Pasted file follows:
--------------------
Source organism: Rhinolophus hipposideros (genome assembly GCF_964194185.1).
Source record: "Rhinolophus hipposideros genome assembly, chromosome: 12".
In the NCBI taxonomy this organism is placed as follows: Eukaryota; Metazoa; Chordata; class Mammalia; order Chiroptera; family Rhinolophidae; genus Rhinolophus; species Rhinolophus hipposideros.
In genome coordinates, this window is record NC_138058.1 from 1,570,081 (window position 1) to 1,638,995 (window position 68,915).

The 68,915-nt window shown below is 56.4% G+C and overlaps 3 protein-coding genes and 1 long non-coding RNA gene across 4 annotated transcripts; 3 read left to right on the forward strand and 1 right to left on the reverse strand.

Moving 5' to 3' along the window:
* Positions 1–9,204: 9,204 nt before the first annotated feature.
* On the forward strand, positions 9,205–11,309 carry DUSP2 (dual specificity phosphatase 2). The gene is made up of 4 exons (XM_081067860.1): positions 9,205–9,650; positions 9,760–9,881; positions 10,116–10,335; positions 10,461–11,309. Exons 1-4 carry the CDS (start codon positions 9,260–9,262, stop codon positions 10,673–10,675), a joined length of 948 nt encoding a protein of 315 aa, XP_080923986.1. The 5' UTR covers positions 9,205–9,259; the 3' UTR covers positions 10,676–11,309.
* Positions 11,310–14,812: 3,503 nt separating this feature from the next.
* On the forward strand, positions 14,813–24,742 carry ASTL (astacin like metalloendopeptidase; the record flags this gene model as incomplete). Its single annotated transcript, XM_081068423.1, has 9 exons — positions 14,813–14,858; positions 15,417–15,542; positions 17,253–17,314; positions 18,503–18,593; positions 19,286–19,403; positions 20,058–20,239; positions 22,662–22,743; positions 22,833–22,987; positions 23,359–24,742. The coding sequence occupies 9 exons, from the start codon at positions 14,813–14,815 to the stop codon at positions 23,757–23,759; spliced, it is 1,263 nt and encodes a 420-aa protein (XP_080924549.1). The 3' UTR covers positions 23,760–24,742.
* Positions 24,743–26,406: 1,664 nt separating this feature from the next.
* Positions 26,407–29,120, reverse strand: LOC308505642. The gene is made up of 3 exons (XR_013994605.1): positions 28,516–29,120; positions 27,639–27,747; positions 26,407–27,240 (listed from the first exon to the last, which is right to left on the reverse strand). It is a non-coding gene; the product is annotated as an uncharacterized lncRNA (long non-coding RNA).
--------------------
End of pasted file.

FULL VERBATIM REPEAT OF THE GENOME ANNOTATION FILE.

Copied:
Source organism: Rhinolophus hipposideros (genome assembly GCF_964194185.1).
Source record: "Rhinolophus hipposideros genome assembly, chromosome: 12".
In the NCBI taxonomy this organism is placed as follows: Eukaryota; Metazoa; Chordata; class Mammalia; order Chiroptera; family Rhinolophidae; genus Rhinolophus; species Rhinolophus hipposideros.
In genome coordinates, this window is record NC_138058.1 from 1,570,081 (window position 1) to 1,638,995 (window position 68,915).

The 68,915-nt window shown below is 56.4% G+C and overlaps 3 protein-coding genes and 1 long non-coding RNA gene across 4 annotated transcripts; 3 read left to right on the forward strand and 1 right to left on the reverse strand.

Moving 5' to 3' along the window:
* Positions 1–9,204: 9,204 nt before the first annotated feature.
* On the forward strand, positions 9,205–11,309 carry DUSP2 (dual specificity phosphatase 2). The gene is made up of 4 exons (XM_081067860.1): positions 9,205–9,650; positions 9,760–9,881; positions 10,116–10,335; positions 10,461–11,309. Exons 1-4 carry the CDS (start codon positions 9,260–9,262, stop codon positions 10,673–10,675), a joined length of 948 nt encoding a protein of 315 aa, XP_080923986.1. The 5' UTR covers positions 9,205–9,259; the 3' UTR covers positions 10,676–11,309.
* Positions 11,310–14,812: 3,503 nt separating this feature from the next.
* On the forward strand, positions 14,813–24,742 carry ASTL (astacin like metalloendopeptidase; the record flags this gene model as incomplete). Its single annotated transcript, XM_081068423.1, has 9 exons — positions 14,813–14,858; positions 15,417–15,542; positions 17,253–17,314; positions 18,503–18,593; positions 19,286–19,403; positions 20,058–20,239; positions 22,662–22,743; positions 22,833–22,987; positions 23,359–24,742. The coding sequence occupies 9 exons, from the start codon at positions 14,813–14,815 to the stop codon at positions 23,757–23,759; spliced, it is 1,263 nt and encodes a 420-aa protein (XP_080924549.1). The 3' UTR covers positions 23,760–24,742.
* Positions 24,743–26,406: 1,664 nt separating this feature from the next.
* Positions 26,407–29,120, reverse strand: LOC308505642. The gene is made up of 3 exons (XR_013994605.1): positions 28,516–29,120; positions 27,639–27,747; positions 26,407–27,240 (listed from the first exon to the last, which is right to left on the reverse strand). It is a non-coding gene; the product is annotated as an uncharacterized lncRNA (long non-coding RNA).